For your information APOD = Apodizing fast roll-off filter (this is the switch-on default); BRIC = Brick wall filter; FAM = Minimum phase fast roll-off filter; FAL = Linear phase fast roll-off filter; HYER = Hybrid fast roll-off filter; SLM = Minimum phase slow roll-off filter and SLL = Linear phase slow roll-off filter.
Oh and the light themselves? They’re too bright.
As for the so-called manual? Included information that was in any way useful was sprawled over what, three small pages? We’re not talking about a 300 page manual here. This information could have been squeezed onto a small card and popped into the box. There’s absolutely no reason why this information should be download only. If iFi can include this information on a small, fold-out card in its newly released DAC products and can charge a similar price (or less) then why can’t Soncoz?
There are design issues then. But how does it sound?
Before I took any overall sound decisions I needed to find a level playing field to work from which meant filtering through the filters and finding the best performing filter for my filtered ears. Once selected, I could then proceed with the rest of the review.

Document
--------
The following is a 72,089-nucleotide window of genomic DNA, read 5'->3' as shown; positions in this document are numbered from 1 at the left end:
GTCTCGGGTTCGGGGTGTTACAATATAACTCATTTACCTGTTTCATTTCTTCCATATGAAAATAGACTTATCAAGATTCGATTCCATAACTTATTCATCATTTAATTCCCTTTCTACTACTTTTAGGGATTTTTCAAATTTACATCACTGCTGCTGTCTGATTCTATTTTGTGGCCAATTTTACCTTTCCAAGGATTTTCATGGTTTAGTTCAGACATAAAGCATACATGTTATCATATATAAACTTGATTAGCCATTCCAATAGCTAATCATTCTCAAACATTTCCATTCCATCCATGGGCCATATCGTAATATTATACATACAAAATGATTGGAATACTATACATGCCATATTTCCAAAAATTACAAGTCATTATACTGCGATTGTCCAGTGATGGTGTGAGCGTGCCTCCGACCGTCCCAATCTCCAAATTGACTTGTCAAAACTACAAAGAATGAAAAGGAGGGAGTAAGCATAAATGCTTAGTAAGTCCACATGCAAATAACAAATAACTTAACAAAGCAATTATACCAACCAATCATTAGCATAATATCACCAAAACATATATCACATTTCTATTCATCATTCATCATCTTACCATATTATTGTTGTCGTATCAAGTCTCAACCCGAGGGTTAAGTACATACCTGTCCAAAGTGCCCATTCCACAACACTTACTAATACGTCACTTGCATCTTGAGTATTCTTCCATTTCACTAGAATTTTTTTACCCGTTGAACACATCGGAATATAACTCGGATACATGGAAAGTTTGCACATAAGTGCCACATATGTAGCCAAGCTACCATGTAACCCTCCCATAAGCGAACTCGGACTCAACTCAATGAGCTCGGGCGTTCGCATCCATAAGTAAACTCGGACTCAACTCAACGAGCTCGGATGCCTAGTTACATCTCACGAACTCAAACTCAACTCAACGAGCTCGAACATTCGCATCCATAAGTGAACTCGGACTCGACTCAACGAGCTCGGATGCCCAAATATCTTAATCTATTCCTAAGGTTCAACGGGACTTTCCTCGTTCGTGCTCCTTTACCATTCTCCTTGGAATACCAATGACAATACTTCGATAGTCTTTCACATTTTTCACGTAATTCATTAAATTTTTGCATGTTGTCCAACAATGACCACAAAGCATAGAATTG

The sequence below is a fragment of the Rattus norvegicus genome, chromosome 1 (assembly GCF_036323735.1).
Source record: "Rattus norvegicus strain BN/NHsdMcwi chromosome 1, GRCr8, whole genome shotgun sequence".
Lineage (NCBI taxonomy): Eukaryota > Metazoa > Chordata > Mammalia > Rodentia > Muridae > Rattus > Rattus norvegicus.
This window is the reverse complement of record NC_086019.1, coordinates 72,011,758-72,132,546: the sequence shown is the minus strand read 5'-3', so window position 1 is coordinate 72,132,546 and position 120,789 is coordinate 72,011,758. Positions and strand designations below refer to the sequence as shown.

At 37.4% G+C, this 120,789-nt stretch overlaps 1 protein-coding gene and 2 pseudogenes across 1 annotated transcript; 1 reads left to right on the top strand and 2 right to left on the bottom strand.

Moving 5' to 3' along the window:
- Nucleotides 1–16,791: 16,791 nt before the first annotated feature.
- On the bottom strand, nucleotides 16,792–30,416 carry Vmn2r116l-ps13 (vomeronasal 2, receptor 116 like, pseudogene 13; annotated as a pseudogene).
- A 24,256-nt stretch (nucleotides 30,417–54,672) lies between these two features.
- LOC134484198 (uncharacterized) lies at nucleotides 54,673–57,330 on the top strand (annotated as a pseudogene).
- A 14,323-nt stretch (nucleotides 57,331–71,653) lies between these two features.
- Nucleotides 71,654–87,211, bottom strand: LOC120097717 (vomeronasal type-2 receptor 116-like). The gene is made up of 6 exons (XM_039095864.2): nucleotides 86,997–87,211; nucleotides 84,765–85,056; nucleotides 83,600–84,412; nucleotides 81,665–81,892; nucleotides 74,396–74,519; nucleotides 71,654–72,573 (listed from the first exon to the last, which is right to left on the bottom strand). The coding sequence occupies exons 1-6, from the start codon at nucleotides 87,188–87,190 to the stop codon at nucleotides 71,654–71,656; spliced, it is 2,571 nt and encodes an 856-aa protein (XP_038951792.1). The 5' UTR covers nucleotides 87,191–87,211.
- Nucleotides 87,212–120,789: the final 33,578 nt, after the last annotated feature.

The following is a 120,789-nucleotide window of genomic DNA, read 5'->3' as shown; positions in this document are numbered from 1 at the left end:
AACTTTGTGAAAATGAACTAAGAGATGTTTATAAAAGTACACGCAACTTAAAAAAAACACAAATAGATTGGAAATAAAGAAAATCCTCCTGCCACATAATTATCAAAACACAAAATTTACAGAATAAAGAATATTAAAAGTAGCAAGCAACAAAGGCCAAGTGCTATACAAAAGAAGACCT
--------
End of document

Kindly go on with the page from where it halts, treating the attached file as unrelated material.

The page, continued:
So I hooked up my Audiolab 6000CDT transport, connected the two with a Tellurium Q digital coax and span The Police’s Zenyatta Mondatta and the track Shadow’s in the Rain. I chose a random filter, in this case Minimum Phase Slow Roll Off.
I began comparisons at an extreme and Brick Wall which sounded clinical and bright in the mids with a sharp-edged thwack from the bass and an overall icy response from the soundstage.
I retreated quickly and tried Minimum Phase Fast Roll Off which offered a more open soundstage, not the same nastily aggressive mids but still a rather clinical output from the upper frequencies, especially during vocal crescendos.
Hybrid Fast Roll Off was better. Still edgy in terms of midrange with tizzy treble from cymbals sounding not quite as clinical in overall presentation.
Linear Phase Fast Roll Off extended the space in the midrange but I could still sense listening fatigue approaching from the distance because of those compressed midrange frequencies.